Yes and I encourage women to reach down and assist the baby up onto their abdomen/chest as baby is born.

20. Do you suction the baby?
I do not suction well newborns.

21. What if the baby needs help breathing when s/he is born?
Before the birth I set up all of the equipment and medication I might need including including oxygen, a newborn pulse oximeter, and an “ambu bag” used to assist a newborn with breathing. I am certified in newborn resuscitation as are my birth assistants. We are experienced in assessing and caring for newborns who require resuscitation at birth.

22. If I tear when I give birth, can you repair it?
Yes, I can repair vaginal tears. I am very experienced in doing this.
23.
Are you comfortable with siblings being present for the birth?
Yes. I pioneered that change in a suburban hospital I practiced in over 25 years ago. I request that young children have a care provider present for them separate from the laboring partners.

24. Are you comfortable with water birth?
Yes. I encourage all my clients to have a tub so that soaking in the tub can promote relaxation and comfort in labor and ease birth.

25. Do you assist with breastfeeding?
Yes. I am very experienced in assisting new mothers in correct positioning and latch on and trouble shooting breastfeeding concerns that may arise. In addition, I can evaluate and treat breast infections (mastitis).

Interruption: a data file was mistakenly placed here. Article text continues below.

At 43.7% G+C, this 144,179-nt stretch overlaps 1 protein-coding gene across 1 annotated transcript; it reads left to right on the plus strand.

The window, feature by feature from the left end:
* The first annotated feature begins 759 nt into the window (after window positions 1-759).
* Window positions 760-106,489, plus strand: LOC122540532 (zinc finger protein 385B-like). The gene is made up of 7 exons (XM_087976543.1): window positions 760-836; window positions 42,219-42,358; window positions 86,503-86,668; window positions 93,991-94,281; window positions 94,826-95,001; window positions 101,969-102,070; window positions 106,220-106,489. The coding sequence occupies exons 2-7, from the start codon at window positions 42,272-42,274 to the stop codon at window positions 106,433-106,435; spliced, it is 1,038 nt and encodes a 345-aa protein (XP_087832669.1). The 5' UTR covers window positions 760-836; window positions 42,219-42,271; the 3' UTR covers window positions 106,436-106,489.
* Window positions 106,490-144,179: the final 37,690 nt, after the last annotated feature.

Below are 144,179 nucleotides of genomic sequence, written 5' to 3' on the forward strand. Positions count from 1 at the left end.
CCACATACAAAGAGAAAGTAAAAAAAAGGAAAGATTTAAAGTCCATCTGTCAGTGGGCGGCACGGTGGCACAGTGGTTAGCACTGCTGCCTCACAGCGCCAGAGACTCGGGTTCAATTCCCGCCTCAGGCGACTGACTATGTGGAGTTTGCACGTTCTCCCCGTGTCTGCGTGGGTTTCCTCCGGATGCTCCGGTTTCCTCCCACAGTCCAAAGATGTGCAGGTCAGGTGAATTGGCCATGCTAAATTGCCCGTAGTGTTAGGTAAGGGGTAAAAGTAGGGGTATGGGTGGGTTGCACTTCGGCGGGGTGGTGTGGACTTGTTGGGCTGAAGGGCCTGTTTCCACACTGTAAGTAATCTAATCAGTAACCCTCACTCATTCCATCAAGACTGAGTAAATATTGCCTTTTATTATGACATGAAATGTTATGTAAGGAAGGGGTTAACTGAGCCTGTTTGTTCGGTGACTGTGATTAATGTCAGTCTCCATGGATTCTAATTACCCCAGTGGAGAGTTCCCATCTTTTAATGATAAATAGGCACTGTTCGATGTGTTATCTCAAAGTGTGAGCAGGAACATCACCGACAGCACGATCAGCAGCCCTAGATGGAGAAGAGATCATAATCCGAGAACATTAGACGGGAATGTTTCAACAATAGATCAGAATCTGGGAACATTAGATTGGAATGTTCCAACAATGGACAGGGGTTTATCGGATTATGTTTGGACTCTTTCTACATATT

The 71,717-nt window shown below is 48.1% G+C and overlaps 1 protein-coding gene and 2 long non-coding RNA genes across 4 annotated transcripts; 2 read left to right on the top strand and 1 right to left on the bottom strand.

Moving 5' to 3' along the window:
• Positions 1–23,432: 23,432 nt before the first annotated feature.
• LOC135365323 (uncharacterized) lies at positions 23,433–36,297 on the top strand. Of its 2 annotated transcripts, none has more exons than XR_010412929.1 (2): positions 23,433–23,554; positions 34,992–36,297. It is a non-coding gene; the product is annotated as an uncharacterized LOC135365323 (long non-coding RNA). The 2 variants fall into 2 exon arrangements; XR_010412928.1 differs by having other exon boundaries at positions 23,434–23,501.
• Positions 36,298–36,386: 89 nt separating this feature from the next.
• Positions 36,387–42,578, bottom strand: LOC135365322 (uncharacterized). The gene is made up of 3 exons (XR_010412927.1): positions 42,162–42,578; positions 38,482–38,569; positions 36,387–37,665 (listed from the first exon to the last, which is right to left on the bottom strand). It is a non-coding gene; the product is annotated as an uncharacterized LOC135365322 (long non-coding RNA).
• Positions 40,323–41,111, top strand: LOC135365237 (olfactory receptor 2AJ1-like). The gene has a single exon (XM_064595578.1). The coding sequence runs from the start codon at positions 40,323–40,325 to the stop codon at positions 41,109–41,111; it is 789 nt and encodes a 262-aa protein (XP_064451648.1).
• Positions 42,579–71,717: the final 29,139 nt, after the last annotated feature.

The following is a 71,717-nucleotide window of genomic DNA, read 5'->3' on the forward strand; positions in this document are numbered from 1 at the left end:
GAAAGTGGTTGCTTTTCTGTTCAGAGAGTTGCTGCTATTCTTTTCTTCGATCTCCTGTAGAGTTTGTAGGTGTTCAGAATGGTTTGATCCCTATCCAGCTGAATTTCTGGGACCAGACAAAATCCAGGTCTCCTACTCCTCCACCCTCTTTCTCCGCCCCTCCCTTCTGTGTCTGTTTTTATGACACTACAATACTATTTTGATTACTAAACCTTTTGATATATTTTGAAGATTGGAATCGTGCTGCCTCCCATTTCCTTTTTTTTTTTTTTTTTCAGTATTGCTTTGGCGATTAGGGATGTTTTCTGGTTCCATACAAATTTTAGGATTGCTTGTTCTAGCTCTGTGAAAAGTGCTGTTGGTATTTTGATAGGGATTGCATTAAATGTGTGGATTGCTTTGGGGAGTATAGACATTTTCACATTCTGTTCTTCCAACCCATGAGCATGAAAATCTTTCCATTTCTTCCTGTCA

26. How long do you stay after the birth?

I remain until mother and newborn are stable. That means that the mother's vital signs - blood pressure, temperature, pulse and respirations, are normal; the mother has been able to eat and drink and urinate; her vaginal bleeding is normal and her uterus is
normally contracted; the newborn has had a normal physical exam, including normal temperature, pulse and respirations, and has breastfed successfully. This is typically 2 to 4 hours after the birth.

27. Isn't home birth messy?
No. The birth assistant and I keep the birth place quite tidy and clean up after ourselves.

28. Do you return after the birth?
Yes. I return to see mother and newborn on day 1 and day 3 following the birth. I examine both the mother and the newborn to assure they are both well and that breastfeeding is continuing without problems. I obtain the newborn metabolic screening test (PKU) and I perform the newborn cardiac screen. The results are sent to the baby's care provider. Finally, I see the mother 6 weeks postpartum for a follow up exam.